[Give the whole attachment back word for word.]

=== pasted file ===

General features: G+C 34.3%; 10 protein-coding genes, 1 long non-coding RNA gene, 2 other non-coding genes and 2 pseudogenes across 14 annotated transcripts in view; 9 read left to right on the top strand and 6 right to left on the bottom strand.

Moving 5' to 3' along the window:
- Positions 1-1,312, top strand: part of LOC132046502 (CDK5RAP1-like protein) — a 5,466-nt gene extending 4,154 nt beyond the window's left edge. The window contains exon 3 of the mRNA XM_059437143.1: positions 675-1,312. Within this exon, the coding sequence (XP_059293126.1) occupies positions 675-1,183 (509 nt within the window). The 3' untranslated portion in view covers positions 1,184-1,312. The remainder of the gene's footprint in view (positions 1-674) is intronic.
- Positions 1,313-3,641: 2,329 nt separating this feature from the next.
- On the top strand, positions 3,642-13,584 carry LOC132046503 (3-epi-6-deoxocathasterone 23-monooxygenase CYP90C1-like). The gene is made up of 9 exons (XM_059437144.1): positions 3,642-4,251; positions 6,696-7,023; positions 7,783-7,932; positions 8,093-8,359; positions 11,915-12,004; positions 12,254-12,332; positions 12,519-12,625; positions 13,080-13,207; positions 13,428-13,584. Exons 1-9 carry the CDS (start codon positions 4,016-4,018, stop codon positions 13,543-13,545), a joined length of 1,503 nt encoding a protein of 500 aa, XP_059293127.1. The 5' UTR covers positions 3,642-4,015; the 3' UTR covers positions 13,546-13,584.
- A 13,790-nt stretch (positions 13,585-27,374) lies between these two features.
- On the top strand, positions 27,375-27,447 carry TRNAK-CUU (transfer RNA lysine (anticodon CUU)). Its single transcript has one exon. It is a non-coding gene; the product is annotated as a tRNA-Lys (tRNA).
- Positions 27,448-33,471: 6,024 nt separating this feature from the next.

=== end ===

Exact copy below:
General features: G+C 34.3%; 10 protein-coding genes, 1 long non-coding RNA gene, 2 other non-coding genes and 2 pseudogenes across 14 annotated transcripts in view; 9 read left to right on the top strand and 6 right to left on the bottom strand.

Moving 5' to 3' along the window:
- Positions 1-1,312, top strand: part of LOC132046502 (CDK5RAP1-like protein) — a 5,466-nt gene extending 4,154 nt beyond the window's left edge. The window contains exon 3 of the mRNA XM_059437143.1: positions 675-1,312. Within this exon, the coding sequence (XP_059293126.1) occupies positions 675-1,183 (509 nt within the window). The 3' untranslated portion in view covers positions 1,184-1,312. The remainder of the gene's footprint in view (positions 1-674) is intronic.
- Positions 1,313-3,641: 2,329 nt separating this feature from the next.
- On the top strand, positions 3,642-13,584 carry LOC132046503 (3-epi-6-deoxocathasterone 23-monooxygenase CYP90C1-like). The gene is made up of 9 exons (XM_059437144.1): positions 3,642-4,251; positions 6,696-7,023; positions 7,783-7,932; positions 8,093-8,359; positions 11,915-12,004; positions 12,254-12,332; positions 12,519-12,625; positions 13,080-13,207; positions 13,428-13,584. Exons 1-9 carry the CDS (start codon positions 4,016-4,018, stop codon positions 13,543-13,545), a joined length of 1,503 nt encoding a protein of 500 aa, XP_059293127.1. The 5' UTR covers positions 3,642-4,015; the 3' UTR covers positions 13,546-13,584.
- A 13,790-nt stretch (positions 13,585-27,374) lies between these two features.
- On the top strand, positions 27,375-27,447 carry TRNAK-CUU (transfer RNA lysine (anticodon CUU)). Its single transcript has one exon. It is a non-coding gene; the product is annotated as a tRNA-Lys (tRNA).
- Positions 27,448-33,471: 6,024 nt separating this feature from the next.